Later, we came across a massive manta ray and made a spontaneous leap into the sea to swim with it. Despite getting quite close, we were unable to get a snap of it from beneath the water. But it was massive.
We stopped for lunch on a sandbank in the middle of the sea. The kind of place you might get washed up on. We were stood on a bank of sand with nothing but the warm ocean surrounding us. Bliss.
After lunch we had a couple more snorkelling attempts, including in a reef with turtles, before heading back to the island for a freshen up. We also managed to stop off on another island to see a group of stingrays feeding together. We were truly spoilt.
Once we had the chance to think about our 3 days in The Maldives we decided that we had used our time very wisely. A place everyone should visit once, but many will never have the opportunity. For that, we felt very lucky.
Note: We have been limiting our Social Media usage recently because we have struggled to see the purpose. However, we have set up a private page on Facebook aimed at family and friends who would like to see photos and updates. Let me know if you want in.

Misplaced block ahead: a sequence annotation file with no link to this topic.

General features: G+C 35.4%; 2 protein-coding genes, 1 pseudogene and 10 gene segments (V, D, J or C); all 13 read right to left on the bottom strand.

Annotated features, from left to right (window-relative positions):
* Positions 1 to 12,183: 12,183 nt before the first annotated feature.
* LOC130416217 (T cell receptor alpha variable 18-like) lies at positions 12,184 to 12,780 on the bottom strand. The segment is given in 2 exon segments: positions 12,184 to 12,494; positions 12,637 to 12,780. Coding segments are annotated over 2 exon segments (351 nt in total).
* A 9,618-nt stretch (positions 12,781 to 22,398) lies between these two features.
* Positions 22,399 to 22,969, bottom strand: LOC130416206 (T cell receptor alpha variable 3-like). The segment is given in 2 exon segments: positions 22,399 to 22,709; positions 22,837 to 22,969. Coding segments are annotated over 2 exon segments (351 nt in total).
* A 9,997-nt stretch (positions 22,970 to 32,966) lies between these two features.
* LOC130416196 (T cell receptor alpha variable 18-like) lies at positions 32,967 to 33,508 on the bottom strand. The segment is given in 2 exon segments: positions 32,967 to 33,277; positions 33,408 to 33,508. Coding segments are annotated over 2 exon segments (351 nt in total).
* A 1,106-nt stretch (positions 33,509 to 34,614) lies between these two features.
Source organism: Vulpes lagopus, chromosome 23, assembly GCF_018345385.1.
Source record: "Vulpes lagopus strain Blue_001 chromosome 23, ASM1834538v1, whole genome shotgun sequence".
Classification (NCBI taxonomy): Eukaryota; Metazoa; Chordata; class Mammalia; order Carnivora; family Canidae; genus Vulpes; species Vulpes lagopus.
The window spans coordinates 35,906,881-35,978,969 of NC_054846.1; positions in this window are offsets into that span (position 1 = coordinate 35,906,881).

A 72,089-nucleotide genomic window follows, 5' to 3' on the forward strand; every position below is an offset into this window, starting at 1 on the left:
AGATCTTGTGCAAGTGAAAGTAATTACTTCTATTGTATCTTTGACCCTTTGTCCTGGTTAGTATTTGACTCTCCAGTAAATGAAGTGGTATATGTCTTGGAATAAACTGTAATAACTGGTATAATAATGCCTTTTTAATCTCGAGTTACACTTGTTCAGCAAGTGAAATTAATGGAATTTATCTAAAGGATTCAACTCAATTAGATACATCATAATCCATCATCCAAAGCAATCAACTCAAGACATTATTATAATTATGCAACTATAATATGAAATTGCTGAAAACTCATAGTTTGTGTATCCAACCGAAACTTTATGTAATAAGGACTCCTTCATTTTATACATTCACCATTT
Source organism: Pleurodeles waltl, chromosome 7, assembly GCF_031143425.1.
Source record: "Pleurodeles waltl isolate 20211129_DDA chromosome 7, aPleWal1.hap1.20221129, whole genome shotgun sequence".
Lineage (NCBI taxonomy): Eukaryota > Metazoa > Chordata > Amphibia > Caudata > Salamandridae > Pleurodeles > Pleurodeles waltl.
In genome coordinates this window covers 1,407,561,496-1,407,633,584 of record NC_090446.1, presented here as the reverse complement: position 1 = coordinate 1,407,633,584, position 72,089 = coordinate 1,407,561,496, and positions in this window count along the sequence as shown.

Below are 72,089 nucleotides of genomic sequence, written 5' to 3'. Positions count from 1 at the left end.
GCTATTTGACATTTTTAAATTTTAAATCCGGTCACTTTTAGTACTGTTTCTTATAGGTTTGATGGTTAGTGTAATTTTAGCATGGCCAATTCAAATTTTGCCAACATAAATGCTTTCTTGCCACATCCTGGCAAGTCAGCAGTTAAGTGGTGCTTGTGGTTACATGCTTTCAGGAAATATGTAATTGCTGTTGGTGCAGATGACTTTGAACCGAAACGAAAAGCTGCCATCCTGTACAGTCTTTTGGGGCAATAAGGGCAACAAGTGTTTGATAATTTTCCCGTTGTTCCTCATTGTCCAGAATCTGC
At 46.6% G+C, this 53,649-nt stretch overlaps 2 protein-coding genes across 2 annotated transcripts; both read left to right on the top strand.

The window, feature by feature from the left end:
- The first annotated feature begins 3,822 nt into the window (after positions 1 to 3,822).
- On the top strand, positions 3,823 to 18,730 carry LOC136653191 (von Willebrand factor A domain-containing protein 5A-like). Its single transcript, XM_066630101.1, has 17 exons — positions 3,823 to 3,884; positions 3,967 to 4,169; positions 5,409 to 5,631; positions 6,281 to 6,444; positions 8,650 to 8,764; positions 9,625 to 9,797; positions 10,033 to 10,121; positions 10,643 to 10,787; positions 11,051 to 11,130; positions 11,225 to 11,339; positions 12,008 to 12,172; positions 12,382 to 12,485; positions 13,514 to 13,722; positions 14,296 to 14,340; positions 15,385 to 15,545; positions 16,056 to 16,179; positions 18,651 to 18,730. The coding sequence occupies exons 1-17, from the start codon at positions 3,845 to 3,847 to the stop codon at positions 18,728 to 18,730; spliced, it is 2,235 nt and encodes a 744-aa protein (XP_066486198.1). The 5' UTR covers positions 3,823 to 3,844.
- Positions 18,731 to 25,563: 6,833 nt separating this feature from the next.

*I will improve quality of some of the photos when WiFi connection improves as currently using phone hotspot.*
I’d love to be in the FB group, I read all your blogs and love hearing about your travels 🙂
On Mon, 17 Sep 2018 at 09:43, The Travels of Todd and Nicki wrote:
> ToddThornback posted: “I haven’t posted on here for a long time, which I > feel quite bad about. I know that several people rely on these posts to > help stay connected with us, so I apologise for the gap. We have been on > several trips without posting on here in recent times, incl” >
You have some nice snorkling Photos 🙂 and a good catch of the dolphin 🙂
Sounds like you made the most of your time there! What else does one do on a sand bank… bay watch style slomo running if course!
Drop me into the group. Would like to be one of the privileged few 😉